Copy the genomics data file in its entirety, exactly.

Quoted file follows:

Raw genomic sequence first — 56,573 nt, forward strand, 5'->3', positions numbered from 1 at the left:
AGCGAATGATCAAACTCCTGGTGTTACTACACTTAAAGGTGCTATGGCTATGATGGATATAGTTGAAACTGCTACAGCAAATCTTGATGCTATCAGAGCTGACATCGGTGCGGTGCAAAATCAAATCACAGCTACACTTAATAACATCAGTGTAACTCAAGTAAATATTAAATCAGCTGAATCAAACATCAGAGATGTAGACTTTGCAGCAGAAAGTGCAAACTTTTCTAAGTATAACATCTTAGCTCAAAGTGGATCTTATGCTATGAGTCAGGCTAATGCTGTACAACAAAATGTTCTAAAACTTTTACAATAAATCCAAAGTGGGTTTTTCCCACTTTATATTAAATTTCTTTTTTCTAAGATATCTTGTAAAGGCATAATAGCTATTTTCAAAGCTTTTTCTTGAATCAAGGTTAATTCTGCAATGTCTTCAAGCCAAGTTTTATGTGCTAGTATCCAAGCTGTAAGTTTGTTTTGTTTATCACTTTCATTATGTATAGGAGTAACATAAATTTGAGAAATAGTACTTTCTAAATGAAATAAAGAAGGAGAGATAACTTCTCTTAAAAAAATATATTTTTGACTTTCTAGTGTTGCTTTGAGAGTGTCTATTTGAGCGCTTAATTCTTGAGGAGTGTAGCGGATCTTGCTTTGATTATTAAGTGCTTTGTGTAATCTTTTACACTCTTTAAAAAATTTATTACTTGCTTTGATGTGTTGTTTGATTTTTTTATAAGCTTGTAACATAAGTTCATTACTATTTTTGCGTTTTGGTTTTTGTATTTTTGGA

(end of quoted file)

Raw genomic sequence first — 56,573 nt, forward strand, 5'->3', positions numbered from 1 at the left:
AGCGAATGATCAAACTCCTGGTGTTACTACACTTAAAGGTGCTATGGCTATGATGGATATAGTTGAAACTGCTACAGCAAATCTTGATGCTATCAGAGCTGACATCGGTGCGGTGCAAAATCAAATCACAGCTACACTTAATAACATCAGTGTAACTCAAGTAAATATTAAATCAGCTGAATCAAACATCAGAGATGTAGACTTTGCAGCAGAAAGTGCAAACTTTTCTAAGTATAACATCTTAGCTCAAAGTGGATCTTATGCTATGAGTCAGGCTAATGCTGTACAACAAAATGTTCTAAAACTTTTACAATAAATCCAAAGTGGGTTTTTCCCACTTTATATTAAATTTCTTTTTTCTAAGATATCTTGTAAAGGCATAATAGCTATTTTCAAAGCTTTTTCTTGAATCAAGGTTAATTCTGCAATGTCTTCAAGCCAAGTTTTATGTGCTAGTATCCAAGCTGTAAGTTTGTTTTGTTTATCACTTTCATTATGTATAGGAGTAACATAAATTTGAGAAATAGTACTTTCTAAATGAAATAAAGAAGGAGAGATAACTTCTCTTAAAAAAATATATTTTTGACTTTCTAGTGTTGCTTTGAGAGTGTCTATTTGAGCGCTTAATTCTTGAGGAGTGTAGCGGATCTTGCTTTGATTATTAAGTGCTTTGTGTAATCTTTTACACTCTTTAAAAAATTTATTACTTGCTTTGATGTGTTGTTTGATTTTTTTATAAGCTTGTAACATAAGTTCATTACTATTTTTGCGTTTTGGTTTTTGTATTTTTGGA